Medicaid Waiver Would Free Up $2.7 Billion for Improvements
Today, Governor Rauner joined agency directors, local officials and stakeholders today to announce Illinois has officially submitted the 1115 Medicaid waiver proposal to the federal government. The waiver will allow Illinois to use innovative health strategies for better coordination and integrated care, and will address behavioral health and substance abuse treatment for some of the state’s most vulnerable residents. The changes the Administration is seeking will allow the State to intervene earlier and increase access to services, leading to more stability and a more productive life.
The waiver was developed from the collaboration between 12 state agencies and the Governor’s Office, as well as community partners and stakeholders. The state sought input from more than 2,000 stakeholders and incorporated feedback from roughly 200 written responses. The State also held public hearings to gather further input from stakeholders. The State hopes to work with the federal Centers for Medicare and Medicaid Services (CMS) to finalize the waiver as soon as possible.
Illinois made the request to use $2.7 billion in federal Medicaid funds that would not otherwise be offered. The money will be invested in early interventions and infrastructure over the next five years to improve the quality of care delivered while avoiding more costly admissions and treatment.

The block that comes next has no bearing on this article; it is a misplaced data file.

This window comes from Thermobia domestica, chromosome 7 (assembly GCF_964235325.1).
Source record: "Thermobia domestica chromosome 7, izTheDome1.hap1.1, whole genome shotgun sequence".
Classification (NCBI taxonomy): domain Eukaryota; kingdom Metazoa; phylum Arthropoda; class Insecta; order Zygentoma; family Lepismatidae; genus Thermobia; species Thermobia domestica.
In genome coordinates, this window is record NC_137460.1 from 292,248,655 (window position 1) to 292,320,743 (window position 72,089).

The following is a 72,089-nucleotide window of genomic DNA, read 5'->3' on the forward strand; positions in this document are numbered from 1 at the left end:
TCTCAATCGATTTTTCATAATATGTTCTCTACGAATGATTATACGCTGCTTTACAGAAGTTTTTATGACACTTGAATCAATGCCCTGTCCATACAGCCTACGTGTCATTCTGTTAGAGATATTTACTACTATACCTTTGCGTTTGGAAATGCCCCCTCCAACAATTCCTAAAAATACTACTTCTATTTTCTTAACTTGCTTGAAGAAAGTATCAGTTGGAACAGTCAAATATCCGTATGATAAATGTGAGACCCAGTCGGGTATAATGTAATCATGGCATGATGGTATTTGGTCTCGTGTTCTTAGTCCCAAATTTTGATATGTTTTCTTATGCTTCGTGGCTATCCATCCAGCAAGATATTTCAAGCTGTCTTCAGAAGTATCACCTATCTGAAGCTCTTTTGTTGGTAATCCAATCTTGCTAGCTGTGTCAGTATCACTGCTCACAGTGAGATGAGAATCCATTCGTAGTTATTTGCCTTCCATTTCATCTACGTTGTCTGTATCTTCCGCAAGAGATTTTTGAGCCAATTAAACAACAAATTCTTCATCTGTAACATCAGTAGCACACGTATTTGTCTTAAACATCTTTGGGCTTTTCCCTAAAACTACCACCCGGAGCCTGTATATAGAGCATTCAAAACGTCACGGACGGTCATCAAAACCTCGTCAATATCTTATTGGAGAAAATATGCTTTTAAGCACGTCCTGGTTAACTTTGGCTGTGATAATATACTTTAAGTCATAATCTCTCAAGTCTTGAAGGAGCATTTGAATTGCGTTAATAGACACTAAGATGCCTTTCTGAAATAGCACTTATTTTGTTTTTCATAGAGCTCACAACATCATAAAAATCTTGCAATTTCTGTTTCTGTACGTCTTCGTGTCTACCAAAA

Section 1115 of the Social Security Act gives the Secretary of Health and Human Services authority to approve experimental, pilot, or demonstration projects that promote the objectives of the Medicaid and CHIP programs. The purpose of these demonstrations, which give states additional flexibility to design and improve their programs, is to demonstrate and evaluate policy approaches such as:
- Expanding eligibility to individuals who are not otherwise Medicaid or CHIP eligible;
- Providing services not typically covered by Medicaid; or
- Using innovative service delivery systems that improve care, increase efficiency, and reduce costs.
Demonstrations must also be “budget neutral” to the Federal government, which means that during the course of the project Federal Medicaid expenditures will not be more than Federal spending without the waiver.